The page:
[Footnote 125: This chapter is probably the interpolation of an early copyist, for it has evidently no connection with the following one, and is not found in the Upsal MS. of the Prose Edda, which is supposed to be the oldest extant. Gefjon’s ploughing is obviously a mythic way of accounting for some convulsions of nature, perhaps the convulsion that produced the Sound, and thus effected a junction between the Baltic and the Northern Ocean.]
[Footnote 126: Rime Giants, or Giants of the Frost.]
[Footnote 127: Literally, “It is light and hot, insomuch so that it is flaming and burning, and it is impervious to those who are outlandish (foreign), and not indigenous there” (or who have no home or heritage therein).]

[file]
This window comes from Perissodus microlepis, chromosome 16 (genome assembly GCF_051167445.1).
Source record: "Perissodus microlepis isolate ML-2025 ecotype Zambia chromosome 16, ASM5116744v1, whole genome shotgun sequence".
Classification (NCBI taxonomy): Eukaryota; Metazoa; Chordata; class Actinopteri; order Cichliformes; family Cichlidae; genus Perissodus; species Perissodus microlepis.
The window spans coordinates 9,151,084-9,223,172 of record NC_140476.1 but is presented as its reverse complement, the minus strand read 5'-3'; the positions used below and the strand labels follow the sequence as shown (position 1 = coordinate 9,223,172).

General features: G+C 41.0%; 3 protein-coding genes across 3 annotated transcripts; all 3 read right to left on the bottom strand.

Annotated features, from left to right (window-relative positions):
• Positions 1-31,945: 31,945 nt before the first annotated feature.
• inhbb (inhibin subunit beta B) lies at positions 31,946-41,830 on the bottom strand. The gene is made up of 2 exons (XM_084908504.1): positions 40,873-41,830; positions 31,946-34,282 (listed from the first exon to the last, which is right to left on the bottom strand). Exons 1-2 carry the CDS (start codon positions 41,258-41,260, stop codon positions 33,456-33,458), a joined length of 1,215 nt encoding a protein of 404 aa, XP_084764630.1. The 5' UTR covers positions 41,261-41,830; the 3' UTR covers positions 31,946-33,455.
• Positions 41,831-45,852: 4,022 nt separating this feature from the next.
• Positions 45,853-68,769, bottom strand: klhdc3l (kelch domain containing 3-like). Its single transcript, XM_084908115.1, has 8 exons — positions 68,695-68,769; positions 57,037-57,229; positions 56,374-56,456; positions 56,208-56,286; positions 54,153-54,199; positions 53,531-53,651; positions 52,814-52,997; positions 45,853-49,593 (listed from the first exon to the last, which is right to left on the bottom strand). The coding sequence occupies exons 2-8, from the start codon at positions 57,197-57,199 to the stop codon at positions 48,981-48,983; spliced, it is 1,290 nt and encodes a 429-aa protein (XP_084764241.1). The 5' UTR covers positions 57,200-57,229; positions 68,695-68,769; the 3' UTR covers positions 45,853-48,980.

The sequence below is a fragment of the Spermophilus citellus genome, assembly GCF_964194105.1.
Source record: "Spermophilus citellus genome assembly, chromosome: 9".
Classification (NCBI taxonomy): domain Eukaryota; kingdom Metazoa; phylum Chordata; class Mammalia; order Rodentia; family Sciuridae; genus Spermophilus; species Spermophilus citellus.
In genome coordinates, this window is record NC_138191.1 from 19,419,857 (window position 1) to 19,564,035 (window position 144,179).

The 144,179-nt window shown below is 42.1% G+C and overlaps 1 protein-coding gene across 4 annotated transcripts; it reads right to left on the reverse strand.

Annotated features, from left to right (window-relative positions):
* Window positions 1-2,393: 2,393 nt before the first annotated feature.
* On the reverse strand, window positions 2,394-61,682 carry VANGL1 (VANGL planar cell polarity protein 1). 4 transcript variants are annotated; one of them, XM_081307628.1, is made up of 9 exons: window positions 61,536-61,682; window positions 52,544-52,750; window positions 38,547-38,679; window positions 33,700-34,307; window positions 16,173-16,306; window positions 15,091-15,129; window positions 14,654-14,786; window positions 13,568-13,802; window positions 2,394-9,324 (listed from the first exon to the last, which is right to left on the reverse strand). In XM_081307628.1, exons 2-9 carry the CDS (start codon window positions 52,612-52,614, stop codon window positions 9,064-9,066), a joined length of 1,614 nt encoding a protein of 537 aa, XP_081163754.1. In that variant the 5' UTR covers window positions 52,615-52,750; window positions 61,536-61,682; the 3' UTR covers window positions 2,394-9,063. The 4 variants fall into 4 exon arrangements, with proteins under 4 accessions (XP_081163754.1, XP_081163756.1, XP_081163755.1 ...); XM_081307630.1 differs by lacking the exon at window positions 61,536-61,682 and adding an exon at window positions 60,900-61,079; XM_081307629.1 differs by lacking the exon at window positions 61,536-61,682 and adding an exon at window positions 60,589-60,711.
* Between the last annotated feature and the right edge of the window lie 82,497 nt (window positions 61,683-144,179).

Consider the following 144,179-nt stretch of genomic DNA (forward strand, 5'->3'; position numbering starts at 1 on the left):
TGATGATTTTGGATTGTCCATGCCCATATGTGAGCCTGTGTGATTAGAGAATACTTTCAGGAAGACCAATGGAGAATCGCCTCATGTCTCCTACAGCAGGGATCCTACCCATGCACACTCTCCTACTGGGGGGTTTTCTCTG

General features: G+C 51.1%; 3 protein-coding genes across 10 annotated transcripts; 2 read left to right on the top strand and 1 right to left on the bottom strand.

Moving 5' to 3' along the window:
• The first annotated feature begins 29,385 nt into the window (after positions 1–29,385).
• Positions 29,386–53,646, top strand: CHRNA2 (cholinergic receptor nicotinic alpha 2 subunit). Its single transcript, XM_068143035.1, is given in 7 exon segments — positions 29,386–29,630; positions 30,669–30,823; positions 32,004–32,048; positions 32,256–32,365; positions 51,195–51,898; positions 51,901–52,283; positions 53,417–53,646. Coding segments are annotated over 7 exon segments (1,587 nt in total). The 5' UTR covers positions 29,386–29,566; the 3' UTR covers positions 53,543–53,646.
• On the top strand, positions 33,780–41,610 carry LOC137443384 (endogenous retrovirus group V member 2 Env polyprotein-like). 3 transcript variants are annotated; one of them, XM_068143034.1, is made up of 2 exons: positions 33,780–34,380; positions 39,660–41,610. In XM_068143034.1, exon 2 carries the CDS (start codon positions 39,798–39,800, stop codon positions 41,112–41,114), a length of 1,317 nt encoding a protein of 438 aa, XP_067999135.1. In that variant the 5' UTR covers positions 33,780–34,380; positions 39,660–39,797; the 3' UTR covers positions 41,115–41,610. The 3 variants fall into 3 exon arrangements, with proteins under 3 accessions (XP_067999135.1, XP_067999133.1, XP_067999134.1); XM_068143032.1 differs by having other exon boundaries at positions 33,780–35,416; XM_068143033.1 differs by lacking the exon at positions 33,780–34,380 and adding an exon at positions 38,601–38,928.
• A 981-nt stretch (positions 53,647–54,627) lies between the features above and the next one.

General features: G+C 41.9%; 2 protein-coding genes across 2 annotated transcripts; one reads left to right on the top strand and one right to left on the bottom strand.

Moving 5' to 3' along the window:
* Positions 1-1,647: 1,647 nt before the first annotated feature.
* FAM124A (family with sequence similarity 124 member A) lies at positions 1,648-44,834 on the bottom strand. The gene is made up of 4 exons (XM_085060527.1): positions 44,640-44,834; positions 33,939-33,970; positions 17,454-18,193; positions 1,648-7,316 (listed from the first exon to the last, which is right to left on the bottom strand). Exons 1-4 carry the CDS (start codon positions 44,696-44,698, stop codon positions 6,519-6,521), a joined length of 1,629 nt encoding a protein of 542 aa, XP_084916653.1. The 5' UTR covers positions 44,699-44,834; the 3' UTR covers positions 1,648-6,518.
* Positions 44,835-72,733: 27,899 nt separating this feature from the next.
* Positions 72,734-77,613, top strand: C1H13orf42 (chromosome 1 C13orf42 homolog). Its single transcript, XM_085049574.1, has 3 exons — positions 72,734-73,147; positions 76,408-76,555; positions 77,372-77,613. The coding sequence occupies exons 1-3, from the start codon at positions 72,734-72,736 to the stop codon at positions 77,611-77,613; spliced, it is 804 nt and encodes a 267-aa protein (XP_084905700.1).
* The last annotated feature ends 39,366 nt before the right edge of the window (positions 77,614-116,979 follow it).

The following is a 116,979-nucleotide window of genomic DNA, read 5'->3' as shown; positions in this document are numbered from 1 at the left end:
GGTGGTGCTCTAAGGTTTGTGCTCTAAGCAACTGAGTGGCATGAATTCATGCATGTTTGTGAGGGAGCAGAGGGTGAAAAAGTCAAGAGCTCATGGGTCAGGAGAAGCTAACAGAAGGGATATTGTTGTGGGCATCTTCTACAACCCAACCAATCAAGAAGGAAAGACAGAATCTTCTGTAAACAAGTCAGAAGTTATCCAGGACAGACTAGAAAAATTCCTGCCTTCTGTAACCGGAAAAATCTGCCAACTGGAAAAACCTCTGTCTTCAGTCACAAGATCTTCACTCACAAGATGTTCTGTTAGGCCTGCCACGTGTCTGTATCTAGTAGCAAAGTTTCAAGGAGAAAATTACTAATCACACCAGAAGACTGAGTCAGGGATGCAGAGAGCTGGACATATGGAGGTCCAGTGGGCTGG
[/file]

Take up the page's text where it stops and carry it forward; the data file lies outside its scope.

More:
[Footnote 128: More properly speaking, to the earth which it encircled.]
[Footnote 129: A ferreous or glacial refrigeration.]
[Footnote 130: i.e. If Thor drove over Bifrost with his thunder chariot.]
[Footnote 131: i.e. Present, Past, and Future.]
[Footnote 132: Namely, his having killed Baldur.]
[Footnote 133: Mind or Thought, and Memory.]
[Footnote 134: i.e. Devouring flame.]
[Footnote 135: i.e. Spirit or thought.]
[Footnote 136: i.e. Eld or Old Age.]
[Footnote 137: Finn Magnusen’s explanation of this myth is, that Iduna—the ever-renovating Spring—being in the possession of Thjassi—the desolating winter—all nature languishes until she is delivered from her captivity. On this being effected, her presence again diffuses joy and gladness, and all things revive; while her pursuer, Winter, with his icy breath, dissolves in the solar rays indicated by the fires lighted on the walls of Asgard.]
AEGIR or OEGIR, horror, terror.
AESIR, sing. AS; God, Gods. ASYNJA, ASYNJOR; Goddess, Goddesses.